It’s a problem that isn’t going away: the so-called “affordable” housing we’re building in many cities—by which we mean publicly subsidized housing that’s dedicated to low- and moderate-income households—is so expensive to build that we’ll never be able to build enough of it to make a dent in the housing affordability problem
. . . . More broadly, the case has been made that much publicly subsidized affordable housing costs much more to build than market rate housing. Private developers are able to build new multi-family housing at far lower costs. One local builder has constructed new one-bedroom apartments in Portland at cost of less than $100,000 a unit, albeit with fewer amenities and in less central locations than most publicly supported projects. In Portland, local private developer Rob Justus has proposed to build 300 apartments and sell them to the city for $100,000 each on a turn-key basis to be operated as affordable housing. Another possible cost savings measure: off-site construction. The University of California, Berkeley’s Terner Center has a report that explores the possibility for pre-fabricated, off-site construction to reduce construction costs.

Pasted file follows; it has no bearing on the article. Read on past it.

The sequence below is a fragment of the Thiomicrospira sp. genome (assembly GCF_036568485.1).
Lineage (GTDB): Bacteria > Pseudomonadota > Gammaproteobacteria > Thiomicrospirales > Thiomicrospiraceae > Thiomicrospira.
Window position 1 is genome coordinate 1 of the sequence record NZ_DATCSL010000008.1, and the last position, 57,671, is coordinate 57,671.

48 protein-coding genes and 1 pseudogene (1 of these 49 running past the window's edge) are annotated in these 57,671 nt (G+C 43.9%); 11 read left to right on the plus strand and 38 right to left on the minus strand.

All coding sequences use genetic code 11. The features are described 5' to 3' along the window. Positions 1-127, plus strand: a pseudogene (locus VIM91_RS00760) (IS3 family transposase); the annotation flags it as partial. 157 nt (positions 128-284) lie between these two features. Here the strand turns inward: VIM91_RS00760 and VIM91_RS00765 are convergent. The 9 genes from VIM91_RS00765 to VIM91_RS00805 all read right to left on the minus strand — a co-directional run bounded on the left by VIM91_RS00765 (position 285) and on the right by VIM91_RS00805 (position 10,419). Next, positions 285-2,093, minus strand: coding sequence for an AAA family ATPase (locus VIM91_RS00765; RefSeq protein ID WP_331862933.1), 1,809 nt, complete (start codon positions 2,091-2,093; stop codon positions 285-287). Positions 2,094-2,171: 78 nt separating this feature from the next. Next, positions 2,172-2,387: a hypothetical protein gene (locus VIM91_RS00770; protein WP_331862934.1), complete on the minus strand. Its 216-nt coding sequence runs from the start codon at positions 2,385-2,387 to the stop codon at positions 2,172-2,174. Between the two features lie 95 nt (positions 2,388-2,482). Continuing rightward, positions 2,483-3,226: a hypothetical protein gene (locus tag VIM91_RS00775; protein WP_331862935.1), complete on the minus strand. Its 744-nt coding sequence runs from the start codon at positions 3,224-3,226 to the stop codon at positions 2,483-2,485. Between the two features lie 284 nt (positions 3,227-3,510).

People can’t afford to be poor in Portland, Oregon. Nearly half of the households that rent in the Portland metro area pay too much. Almost one-quarter (24.3 percent) of these households are severely cost burdened, meaning half of their household income goes to keeping a roof over their heads. The median income of Portland metro homeowners is nearly twice that of renters: $81,900 versus $41,600, per a new Harvard report on housing. Oregon has decided to do something to boost affordable housing in the state. A new law before the legislature has opened unexpected fault lines in the already fractured political debate over housing costs. The bill represents something of a mixed blessing for affordability boosters: it’s designed to remove barriers to new construction, but at the cost of local authority.